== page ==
Corelease of acetylcholine and GABA from cholinergic forebrain neurons

  1. Arpiar Saunders
  2. Adam J Granger
  3. Bernardo L Sabatini  Is a corresponding author
  1. Howard Hughes Medical Institute, Harvard Medical School, United States

Abstract

Neurotransmitter corelease is emerging as a common theme of central neuromodulatory systems. Though corelease of glutamate or GABA with acetylcholine has been reported within the cholinergic system, the full extent is unknown. To explore synaptic signaling of cholinergic forebrain neurons, we activated choline acetyltransferase expressing neurons using channelrhodopsin while recording post-synaptic currents (PSCs) in layer 1 interneurons. Surprisingly, we observed PSCs mediated by GABAA receptors in addition to nicotinic acetylcholine receptors. Based on PSC latency and pharmacological sensitivity, our results suggest monosynaptic release of both GABA and ACh. Anatomical analysis showed that forebrain cholinergic neurons express the GABA synthetic enzyme Gad2 and the vesicular GABA transporter (Slc32a1). We confirmed the direct release of GABA by knocking out Slc32a1 from cholinergic neurons. Our results identify GABA as an overlooked fast neurotransmitter utilized throughout the forebrain cholinergic system. GABA/ACh corelease may have major implications for modulation of cortical function by cholinergic neurons.

Article and author information

Author details

  1. Arpiar Saunders

    Department of Neurobiology, Howard Hughes Medical Institute, Harvard Medical School, Boston, United States
    Competing interests
    The authors declare that no competing interests exist.
  2. Adam J Granger

    Department of Neurobiology, Howard Hughes Medical Institute, Harvard Medical School, Boston, United States
    Competing interests
    The authors declare that no competing interests exist.
  3. Bernardo L Sabatini

    Department of Neurobiology, Howard Hughes Medical Institute, Harvard Medical School, Boston, United States
    For correspondence
    bernardo_sabatini@hms.harvard.edu
    Competing interests
    The authors declare that no competing interests exist.

Ethics

Animal experimentation: All experimental manipulations were performed in accordance with a protocol (#03551) approved by the Harvard Standing Committee on Animal Care following guidelines described in the US National Institutes of Health Guide for the Care and Use of Laboratory Animals.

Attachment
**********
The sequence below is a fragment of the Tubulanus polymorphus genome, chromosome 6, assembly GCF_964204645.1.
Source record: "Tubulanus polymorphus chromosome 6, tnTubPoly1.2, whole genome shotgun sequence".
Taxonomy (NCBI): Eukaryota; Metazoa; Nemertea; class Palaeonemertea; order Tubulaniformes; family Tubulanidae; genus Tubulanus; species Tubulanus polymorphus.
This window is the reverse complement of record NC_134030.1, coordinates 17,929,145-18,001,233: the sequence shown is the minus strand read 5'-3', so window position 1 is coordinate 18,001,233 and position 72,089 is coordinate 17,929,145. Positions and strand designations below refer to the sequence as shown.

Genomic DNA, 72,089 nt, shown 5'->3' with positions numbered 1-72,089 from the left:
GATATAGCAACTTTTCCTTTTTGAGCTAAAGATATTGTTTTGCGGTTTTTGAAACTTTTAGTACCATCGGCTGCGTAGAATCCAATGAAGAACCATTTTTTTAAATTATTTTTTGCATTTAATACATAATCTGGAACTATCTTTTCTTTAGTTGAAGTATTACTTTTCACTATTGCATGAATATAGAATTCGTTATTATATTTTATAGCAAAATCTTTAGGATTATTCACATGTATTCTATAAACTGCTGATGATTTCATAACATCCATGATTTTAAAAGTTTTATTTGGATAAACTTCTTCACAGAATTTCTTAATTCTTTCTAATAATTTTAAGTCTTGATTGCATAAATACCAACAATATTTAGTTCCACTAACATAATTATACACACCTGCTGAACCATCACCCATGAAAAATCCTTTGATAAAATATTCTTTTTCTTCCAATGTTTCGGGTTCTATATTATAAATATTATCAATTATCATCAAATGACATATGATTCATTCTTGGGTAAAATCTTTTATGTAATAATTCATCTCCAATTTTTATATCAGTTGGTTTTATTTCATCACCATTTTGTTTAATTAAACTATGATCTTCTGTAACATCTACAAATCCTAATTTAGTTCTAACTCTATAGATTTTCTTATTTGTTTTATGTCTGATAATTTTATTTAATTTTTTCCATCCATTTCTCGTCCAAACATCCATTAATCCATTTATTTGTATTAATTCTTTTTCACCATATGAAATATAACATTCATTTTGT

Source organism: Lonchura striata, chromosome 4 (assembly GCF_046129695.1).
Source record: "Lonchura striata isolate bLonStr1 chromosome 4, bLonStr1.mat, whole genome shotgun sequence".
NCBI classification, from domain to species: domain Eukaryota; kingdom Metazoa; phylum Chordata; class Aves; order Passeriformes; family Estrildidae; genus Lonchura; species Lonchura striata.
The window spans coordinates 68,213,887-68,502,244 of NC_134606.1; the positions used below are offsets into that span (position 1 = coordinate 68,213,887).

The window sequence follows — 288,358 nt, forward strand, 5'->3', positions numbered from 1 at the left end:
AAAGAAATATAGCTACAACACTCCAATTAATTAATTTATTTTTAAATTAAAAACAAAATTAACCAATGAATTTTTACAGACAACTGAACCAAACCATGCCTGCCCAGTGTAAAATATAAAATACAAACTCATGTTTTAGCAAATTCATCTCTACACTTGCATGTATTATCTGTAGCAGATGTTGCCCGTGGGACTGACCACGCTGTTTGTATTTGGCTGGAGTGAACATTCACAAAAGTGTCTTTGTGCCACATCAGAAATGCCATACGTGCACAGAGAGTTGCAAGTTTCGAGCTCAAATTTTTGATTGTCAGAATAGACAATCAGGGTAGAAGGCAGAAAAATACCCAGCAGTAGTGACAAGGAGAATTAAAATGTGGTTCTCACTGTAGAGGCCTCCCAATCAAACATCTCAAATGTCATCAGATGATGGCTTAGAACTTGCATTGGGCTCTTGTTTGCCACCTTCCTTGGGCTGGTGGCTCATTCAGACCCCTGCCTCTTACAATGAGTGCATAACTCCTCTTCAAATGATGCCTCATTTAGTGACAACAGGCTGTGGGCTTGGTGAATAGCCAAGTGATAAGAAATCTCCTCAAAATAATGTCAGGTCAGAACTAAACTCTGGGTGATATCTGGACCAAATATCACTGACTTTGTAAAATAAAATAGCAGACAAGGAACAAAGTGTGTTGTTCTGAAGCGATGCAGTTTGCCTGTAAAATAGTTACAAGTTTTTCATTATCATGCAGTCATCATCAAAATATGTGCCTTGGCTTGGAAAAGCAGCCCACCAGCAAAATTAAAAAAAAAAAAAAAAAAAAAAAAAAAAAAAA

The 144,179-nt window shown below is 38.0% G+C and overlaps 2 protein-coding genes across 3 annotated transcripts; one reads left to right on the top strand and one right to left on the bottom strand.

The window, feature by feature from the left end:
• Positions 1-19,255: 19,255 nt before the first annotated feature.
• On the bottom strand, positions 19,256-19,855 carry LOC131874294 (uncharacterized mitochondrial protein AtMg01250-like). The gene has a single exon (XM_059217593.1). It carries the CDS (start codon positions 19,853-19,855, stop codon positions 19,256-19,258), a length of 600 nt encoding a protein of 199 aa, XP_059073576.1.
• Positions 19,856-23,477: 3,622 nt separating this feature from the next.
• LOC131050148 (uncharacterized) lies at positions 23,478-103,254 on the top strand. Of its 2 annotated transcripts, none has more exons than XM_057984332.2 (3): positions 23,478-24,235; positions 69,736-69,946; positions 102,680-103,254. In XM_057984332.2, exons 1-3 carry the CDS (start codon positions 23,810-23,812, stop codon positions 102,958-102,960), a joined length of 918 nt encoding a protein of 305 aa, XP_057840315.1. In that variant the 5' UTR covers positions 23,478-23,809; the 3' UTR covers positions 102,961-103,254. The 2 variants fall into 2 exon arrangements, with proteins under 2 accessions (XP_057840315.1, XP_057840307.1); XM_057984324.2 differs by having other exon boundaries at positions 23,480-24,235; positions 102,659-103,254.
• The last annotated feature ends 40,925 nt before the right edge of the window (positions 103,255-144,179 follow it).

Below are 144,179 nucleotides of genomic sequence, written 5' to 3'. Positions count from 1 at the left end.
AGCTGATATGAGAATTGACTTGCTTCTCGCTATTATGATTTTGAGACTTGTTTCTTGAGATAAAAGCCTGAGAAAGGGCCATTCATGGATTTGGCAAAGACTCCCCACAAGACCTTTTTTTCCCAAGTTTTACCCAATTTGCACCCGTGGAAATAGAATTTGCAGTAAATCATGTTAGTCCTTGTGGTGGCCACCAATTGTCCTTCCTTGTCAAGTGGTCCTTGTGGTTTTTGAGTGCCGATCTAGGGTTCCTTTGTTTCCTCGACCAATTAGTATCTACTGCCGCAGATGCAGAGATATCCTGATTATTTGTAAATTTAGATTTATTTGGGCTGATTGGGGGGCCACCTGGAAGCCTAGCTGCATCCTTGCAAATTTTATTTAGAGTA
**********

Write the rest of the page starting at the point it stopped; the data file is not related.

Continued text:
Reviewing Editor

  1. Sacha B Nelson, Brandeis University, United States

Publication history

  1. Received: January 9, 2015
  2. Accepted: February 26, 2015
  3. Accepted Manuscript published: February 27, 2015 (version 1)
  4. Version of Record published: March 24, 2015 (version 2)

Copyright

© 2015, Saunders et al.

This article is distributed under the terms of the Creative Commons Attribution License permitting unrestricted use and redistribution provided that the original author and source are credited.

Metrics

  • 7,219
    Page views
  • 1,692
    Downloads
  • 122
    Citations

Article citation count generated by polling the highest count across the following sources: Scopus, Crossref, PubMed Central.

Download links

A two-part list of links to download the article, or parts of the article, in various formats.

Downloads (link to download the article as PDF)

Open citations (links to open the citations from this article in various online reference manager services)

Cite this article (links to download the citations from this article in formats compatible with various reference manager tools)

  1. Arpiar Saunders
  2. Adam J Granger
  3. Bernardo L Sabatini
(2015)
Corelease of acetylcholine and GABA from cholinergic forebrain neurons
eLife 4:e06412.
https://doi.org/10.7554/eLife.06412
  1. Further reading

Further reading

    1. Neuroscience
    Andrew P Davison, Shailesh Appukuttan
    Insight

    Artificial neural networks could pave the way for efficiently simulating large-scale models of neuronal networks in the nervous system.

    1. Neuroscience
    Jonathan Nicholas, Nathaniel D Daw, Daphna Shohamy
    Research Article

    A key question in decision making is how humans arbitrate between competing learning and memory systems to maximize reward. We address this question by probing the balance between the effects, on choice, of incremental trial-and-error learning versus episodic memories of individual events. Although a rich literature has studied incremental learning in isolation, the role of episodic memory in decision making has only recently drawn focus, and little research disentangles their separate contributions. We hypothesized that the brain arbitrates rationally between these two systems, relying on each in circumstances to which it is most suited, as indicated by uncertainty. We tested this hypothesis by directly contrasting contributions of episodic and incremental influence to decisions, while manipulating the relative uncertainty of incremental learning using a well-established manipulation of reward volatility. Across two large, independent samples of young adults, participants traded these influences off rationally, depending more on episodic information when incremental summaries were more uncertain. These results support the proposal that the brain optimizes the balance between different forms of learning and memory according to their relative uncertainties and elucidate the circumstances under which episodic memory informs decisions.